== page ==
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On Common Sense Revisited, Saturday February 8, Tim from Illinois joined the show and outlined his analysis of four important Supreme Court of the United States (SCOTUS) cases and how when considered in their totality, the people of the several states do exist and cannot be governed by the federal government or the federal states (aka the subsidiaries of the District of Columbia jurisdiction). Rather, the federal government must guarantee the people of the several states a republican form of government and not a municipal code system.

Granted, those of us who choose to contract or volunteer with the federal states and their master, the federal government, can be governed. The important nuance being, whether or not you identify yourself as domiciled in DC, aka a resident of the federal state, or domiciled in one of the several states as one of the people.

Check the left column, top block above for links to the United States reports of SCOTUS that Tim sourced from HathiTrust.org, which are Google book scans of publicly available printed documentation. These are important to consider as they are not copyrighted as the typically accessible versions of these cases are that are published by West Law and other entities such as Cornell. Those versions are linked below the block under Resources.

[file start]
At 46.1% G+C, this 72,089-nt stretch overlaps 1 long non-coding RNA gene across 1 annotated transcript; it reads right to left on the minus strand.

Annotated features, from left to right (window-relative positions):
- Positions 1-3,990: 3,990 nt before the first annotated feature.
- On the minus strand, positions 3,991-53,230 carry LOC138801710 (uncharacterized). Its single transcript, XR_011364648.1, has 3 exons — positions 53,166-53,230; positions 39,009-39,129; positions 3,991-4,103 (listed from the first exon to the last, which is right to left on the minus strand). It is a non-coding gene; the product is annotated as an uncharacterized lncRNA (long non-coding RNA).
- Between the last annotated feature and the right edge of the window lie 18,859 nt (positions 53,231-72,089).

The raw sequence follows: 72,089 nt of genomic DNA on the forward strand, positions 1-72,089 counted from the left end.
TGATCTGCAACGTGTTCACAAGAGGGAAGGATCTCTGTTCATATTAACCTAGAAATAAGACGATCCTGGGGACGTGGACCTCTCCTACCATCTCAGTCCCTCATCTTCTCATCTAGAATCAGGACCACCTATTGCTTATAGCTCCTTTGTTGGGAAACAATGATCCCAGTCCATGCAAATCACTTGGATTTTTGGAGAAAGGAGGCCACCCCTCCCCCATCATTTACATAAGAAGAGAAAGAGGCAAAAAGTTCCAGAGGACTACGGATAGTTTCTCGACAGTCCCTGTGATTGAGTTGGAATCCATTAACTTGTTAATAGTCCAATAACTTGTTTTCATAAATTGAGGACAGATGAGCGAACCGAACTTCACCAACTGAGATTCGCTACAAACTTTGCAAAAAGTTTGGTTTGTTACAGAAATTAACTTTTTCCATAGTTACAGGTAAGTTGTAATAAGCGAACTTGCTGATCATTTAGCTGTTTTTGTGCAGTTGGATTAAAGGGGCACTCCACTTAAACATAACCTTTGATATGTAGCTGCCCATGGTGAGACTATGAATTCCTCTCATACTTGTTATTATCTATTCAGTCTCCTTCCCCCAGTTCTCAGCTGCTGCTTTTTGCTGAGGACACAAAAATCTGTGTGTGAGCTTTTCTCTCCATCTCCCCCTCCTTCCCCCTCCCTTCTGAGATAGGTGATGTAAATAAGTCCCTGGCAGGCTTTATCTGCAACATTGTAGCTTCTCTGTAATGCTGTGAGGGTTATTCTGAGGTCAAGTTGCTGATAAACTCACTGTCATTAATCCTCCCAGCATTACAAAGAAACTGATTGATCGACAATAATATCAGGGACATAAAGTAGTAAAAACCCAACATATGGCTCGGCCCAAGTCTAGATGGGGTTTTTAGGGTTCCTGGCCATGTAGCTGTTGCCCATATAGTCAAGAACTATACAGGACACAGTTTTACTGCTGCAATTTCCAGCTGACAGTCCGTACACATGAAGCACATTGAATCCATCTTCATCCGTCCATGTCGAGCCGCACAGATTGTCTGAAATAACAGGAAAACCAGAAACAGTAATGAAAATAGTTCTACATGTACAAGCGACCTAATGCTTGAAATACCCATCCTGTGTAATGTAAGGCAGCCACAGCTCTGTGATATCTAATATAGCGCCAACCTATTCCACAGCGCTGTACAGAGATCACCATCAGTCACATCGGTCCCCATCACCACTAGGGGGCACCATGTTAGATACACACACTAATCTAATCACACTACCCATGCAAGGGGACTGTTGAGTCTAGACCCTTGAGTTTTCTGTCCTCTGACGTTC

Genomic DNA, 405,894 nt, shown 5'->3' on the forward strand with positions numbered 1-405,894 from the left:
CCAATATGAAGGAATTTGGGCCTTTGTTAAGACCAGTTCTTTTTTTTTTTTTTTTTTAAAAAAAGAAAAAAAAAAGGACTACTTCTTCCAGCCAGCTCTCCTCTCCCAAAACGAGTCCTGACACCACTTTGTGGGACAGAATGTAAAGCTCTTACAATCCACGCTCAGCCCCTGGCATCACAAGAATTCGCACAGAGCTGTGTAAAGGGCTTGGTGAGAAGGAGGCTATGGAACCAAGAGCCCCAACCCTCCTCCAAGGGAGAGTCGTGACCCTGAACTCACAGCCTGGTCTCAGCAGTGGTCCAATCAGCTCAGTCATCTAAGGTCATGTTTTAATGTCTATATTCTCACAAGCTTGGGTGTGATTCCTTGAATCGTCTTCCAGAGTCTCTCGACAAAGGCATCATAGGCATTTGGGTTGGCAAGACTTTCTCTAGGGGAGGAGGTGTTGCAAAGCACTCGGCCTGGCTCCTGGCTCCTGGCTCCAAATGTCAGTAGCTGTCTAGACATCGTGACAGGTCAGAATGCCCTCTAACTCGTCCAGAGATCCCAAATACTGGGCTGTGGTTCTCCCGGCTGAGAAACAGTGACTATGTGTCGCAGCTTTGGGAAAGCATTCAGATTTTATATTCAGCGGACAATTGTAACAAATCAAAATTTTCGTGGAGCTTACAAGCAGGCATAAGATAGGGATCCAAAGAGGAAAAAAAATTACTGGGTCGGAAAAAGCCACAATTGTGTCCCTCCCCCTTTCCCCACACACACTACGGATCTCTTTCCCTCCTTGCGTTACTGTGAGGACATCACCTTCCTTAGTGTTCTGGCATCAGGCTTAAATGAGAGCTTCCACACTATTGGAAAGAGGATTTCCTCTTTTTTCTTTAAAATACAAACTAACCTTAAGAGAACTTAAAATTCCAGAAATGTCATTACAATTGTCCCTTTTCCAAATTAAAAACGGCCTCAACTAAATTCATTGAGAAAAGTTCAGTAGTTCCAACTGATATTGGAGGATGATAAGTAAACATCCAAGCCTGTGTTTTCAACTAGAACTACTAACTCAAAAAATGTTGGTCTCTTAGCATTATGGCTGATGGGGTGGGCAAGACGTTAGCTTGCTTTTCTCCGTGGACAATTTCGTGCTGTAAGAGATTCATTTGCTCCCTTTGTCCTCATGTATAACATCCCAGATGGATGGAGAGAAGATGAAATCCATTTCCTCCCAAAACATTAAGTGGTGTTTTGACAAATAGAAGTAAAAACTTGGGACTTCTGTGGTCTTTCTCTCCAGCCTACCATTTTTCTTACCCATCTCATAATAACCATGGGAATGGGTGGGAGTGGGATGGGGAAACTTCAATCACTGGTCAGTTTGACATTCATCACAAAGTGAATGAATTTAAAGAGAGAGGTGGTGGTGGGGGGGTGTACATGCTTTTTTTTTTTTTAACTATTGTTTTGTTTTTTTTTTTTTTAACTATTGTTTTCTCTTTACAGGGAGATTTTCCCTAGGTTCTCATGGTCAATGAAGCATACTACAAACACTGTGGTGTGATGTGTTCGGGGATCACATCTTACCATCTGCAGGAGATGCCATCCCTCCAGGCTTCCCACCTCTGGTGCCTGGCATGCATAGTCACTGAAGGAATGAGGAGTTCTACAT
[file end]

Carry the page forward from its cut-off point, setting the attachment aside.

TRB is possession of the marked up copies from Tim from Illinois which give even more detail than shared on the 2nd half of the CSR show Feb 8th and will be posting them as soon as they are scanned in.

Radio Show Archive(s):

November 12, 2011

Listen Live on www.RepublicBroadcasting.org 12pm CST every Saturday

Today's Guest:

Phil Pozderac, Host of "POZitively Unconstitutional" on Republic Broadcasting Network, Saturday's at 10 a.m.-12 p.m. CDT.

On today's show we discuss the pros and cons of expatriating from federal or national citizenship of the United States of America and becoming a state national of the state/republic in which one was born or currently lives.

In 1868 Congress declared that "the right of expatriation is a natural and inherent right of all people, indispensable to the enjoyment of the rights of life, liberty, and the pursuit of happiness." Act of July 27, 1868, ch. 249, 15 Stat. 223, 223 (1868); see also 8 U.S.C. § 1481 note (2000) (quoting R.S. § 1999) (same). That declaration further stated that "any declaration, instruction, opinion, order, or decision of any officers of this government which denies, restricts, impairs, or questions the right of expatriation, is hereby declared inconsistent with the fundamental principles of this government." 15 Stat. at 224.

This has been written about on the following web pages, among others: